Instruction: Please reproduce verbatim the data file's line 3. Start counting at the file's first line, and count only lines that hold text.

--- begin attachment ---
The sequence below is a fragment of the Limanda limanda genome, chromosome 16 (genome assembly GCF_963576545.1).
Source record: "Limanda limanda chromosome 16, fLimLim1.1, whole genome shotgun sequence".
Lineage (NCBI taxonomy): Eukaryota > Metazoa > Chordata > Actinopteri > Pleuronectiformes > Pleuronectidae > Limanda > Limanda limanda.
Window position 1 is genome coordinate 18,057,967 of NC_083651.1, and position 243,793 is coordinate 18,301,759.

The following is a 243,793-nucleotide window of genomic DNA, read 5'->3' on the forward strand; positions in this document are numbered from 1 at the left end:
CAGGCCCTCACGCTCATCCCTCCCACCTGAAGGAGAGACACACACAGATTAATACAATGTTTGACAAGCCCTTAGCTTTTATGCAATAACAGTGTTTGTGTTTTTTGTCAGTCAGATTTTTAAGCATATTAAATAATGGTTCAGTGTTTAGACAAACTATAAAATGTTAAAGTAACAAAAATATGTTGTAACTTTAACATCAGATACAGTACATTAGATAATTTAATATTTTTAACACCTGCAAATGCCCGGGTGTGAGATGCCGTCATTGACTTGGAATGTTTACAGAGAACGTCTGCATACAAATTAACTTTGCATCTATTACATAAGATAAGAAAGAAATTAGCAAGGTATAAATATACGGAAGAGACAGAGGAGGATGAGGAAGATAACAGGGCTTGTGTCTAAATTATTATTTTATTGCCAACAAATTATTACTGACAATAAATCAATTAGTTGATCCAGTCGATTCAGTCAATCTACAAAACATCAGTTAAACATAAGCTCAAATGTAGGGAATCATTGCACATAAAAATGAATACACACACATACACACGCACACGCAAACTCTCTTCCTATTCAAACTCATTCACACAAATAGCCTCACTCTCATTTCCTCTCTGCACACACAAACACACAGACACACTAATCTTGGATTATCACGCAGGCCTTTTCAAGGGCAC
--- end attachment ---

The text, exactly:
Lineage (NCBI taxonomy): Eukaryota > Metazoa > Chordata > Actinopteri > Pleuronectiformes > Pleuronectidae > Limanda > Limanda limanda.